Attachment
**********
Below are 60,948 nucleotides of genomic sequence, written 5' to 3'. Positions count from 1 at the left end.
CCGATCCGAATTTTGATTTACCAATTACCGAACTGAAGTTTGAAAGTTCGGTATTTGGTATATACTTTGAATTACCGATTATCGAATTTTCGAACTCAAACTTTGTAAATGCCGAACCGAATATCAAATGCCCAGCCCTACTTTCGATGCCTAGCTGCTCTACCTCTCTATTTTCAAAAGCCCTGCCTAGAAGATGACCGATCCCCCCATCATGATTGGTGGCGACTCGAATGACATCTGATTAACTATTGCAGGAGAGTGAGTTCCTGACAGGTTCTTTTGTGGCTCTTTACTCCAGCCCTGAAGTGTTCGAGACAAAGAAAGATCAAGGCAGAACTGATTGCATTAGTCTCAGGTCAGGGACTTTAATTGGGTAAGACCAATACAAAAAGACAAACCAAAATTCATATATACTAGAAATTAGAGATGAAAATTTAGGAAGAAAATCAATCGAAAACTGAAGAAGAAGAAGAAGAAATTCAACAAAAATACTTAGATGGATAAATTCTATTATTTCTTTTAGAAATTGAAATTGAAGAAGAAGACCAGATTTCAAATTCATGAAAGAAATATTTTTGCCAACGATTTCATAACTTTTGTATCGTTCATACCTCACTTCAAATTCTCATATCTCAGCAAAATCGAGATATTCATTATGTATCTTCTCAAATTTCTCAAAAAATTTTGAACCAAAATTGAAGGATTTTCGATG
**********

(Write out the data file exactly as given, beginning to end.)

Below are 60,948 nucleotides of genomic sequence, written 5' to 3'. Positions count from 1 at the left end.
CCGATCCGAATTTTGATTTACCAATTACCGAACTGAAGTTTGAAAGTTCGGTATTTGGTATATACTTTGAATTACCGATTATCGAATTTTCGAACTCAAACTTTGTAAATGCCGAACCGAATATCAAATGCCCAGCCCTACTTTCGATGCCTAGCTGCTCTACCTCTCTATTTTCAAAAGCCCTGCCTAGAAGATGACCGATCCCCCCATCATGATTGGTGGCGACTCGAATGACATCTGATTAACTATTGCAGGAGAGTGAGTTCCTGACAGGTTCTTTTGTGGCTCTTTACTCCAGCCCTGAAGTGTTCGAGACAAAGAAAGATCAAGGCAGAACTGATTGCATTAGTCTCAGGTCAGGGACTTTAATTGGGTAAGACCAATACAAAAAGACAAACCAAAATTCATATATACTAGAAATTAGAGATGAAAATTTAGGAAGAAAATCAATCGAAAACTGAAGAAGAAGAAGAAGAAATTCAACAAAAATACTTAGATGGATAAATTCTATTATTTCTTTTAGAAATTGAAATTGAAGAAGAAGACCAGATTTCAAATTCATGAAAGAAATATTTTTGCCAACGATTTCATAACTTTTGTATCGTTCATACCTCACTTCAAATTCTCATATCTCAGCAAAATCGAGATATTCATTATGTATCTTCTCAAATTTCTCAAAAAATTTTGAACCAAAATTGAAGGATTTTCGATG